British threepences found with dimes in United States dime roll: Found in Rolls

Hunt yields not one, but three World War II era silver coins
By , Special to Coin World
Published : 08/29/15
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Found in Rolls column from Sept. 14, 2015, issue of Coin World:

Searching through rolls of U.S. dimes can produce some truly interesting discoveries. In fact any coin that is smaller in diameter than a U.S. dime can end up in a roll, making finding some neat world coins a very distinct possibility.

Beginning with the Seated Liberty design in 1837, the diameter of the dime has been 17.9 millimeters, so finding coins with a diameter of 16.2 millimeters in a roll makes sense, even though I will never figure out why someone would have wrapped them up in the first place.

I was completely surprised to find three British three-penny pieces (say that three times, fast) in one of the rolls I examined. Two are dated 1942 and one is dated 1943. Each coin weighs about 1.14 grams and is struck in a 50 percent silver composition. That translates into each coin having a silver content equivalent in weight to 0.0227 ounce of silver. While that is not a huge haul, silver is silver!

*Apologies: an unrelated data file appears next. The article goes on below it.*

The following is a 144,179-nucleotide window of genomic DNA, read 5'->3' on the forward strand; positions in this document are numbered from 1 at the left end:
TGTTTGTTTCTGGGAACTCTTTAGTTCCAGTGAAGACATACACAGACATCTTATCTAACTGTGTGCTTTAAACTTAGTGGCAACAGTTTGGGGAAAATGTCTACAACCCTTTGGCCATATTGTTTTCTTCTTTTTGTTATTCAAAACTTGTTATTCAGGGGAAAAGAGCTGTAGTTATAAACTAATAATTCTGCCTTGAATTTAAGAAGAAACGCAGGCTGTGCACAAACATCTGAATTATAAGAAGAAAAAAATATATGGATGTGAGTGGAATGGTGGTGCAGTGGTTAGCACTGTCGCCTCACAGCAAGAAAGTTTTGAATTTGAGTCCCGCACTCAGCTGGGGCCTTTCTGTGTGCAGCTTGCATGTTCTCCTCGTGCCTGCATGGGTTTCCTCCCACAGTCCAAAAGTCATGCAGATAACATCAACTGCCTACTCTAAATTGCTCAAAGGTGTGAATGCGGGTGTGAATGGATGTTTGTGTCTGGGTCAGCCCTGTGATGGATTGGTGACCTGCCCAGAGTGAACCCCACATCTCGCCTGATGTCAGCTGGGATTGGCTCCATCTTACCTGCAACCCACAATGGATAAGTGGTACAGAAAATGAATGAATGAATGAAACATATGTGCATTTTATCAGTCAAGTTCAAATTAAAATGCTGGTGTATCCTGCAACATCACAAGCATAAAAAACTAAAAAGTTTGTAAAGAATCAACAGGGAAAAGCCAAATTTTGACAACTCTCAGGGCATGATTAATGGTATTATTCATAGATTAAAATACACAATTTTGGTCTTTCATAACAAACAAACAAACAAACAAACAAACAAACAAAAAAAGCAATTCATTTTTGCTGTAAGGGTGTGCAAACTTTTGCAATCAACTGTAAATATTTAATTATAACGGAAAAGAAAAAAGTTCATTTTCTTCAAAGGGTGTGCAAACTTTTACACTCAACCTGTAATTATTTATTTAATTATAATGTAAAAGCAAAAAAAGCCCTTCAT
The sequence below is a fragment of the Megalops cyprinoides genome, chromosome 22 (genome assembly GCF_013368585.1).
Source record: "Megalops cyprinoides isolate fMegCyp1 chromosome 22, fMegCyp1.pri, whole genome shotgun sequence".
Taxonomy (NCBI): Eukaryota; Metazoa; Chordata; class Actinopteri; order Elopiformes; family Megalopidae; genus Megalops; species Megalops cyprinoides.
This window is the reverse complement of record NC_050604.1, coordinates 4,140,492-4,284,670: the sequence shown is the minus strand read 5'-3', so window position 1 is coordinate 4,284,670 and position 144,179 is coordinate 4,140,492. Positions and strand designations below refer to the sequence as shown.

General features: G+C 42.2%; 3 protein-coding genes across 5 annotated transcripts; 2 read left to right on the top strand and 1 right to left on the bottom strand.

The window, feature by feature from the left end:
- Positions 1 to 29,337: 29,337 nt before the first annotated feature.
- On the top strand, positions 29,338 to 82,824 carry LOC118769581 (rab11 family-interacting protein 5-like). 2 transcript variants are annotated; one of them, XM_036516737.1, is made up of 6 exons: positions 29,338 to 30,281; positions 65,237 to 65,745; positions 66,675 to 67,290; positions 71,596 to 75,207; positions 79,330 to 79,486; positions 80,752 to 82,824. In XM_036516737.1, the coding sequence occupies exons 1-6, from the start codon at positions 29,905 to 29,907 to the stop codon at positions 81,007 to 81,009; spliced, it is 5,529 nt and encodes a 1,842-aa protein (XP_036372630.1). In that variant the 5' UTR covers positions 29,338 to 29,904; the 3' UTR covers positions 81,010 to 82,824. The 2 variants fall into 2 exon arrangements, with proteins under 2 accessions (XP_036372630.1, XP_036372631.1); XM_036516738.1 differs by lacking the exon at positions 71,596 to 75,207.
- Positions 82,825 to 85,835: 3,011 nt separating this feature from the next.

The obverse of each coin features a portrait of King George VI, facing left encircled by the inscription GEORGE VI : D : G : BR : OMN : REX, which is the abbreviated form of Latin that translates into “George VI, By the Grace of God, King of all the British territories.”

The reverses of these coins have representations of a shield bearing the Cross of St. George, centered on a Tudor rose. The date is divided by the central design. The denomination is seen on the lower portion of the design while the inscription FID : DEF : IND : IMP, translated as “Defender of the Faith, Emperor of India,” is seen above.

This version of the threepence was minted for circulation from 1937 through 1945, with almost all of the 1945 issue melted. Don’t confuse this coin with the Maundy issues, which have a large numeral 3 beneath a crown on the reverse, or the threepence of a completely different design that was struck on a larger nickel-brass planchet and circulated alongside the silver issues.

I would consider these coins that I found to be scarce, with the 1942 issue having a reported mintage of 4,144,000 pieces and the 1943 coin, a reported mintage of only 1,379,000 coins. Even so, unless these coins are in exceptional condition, they are worth only about $2 each. For me though, it is the thrill of the hunt that fuels my never-ending drive to look through as many rolls of coins as I possibly can. It’s just plain fun!

Share your finds with me at foundinrolls@netscape.net.

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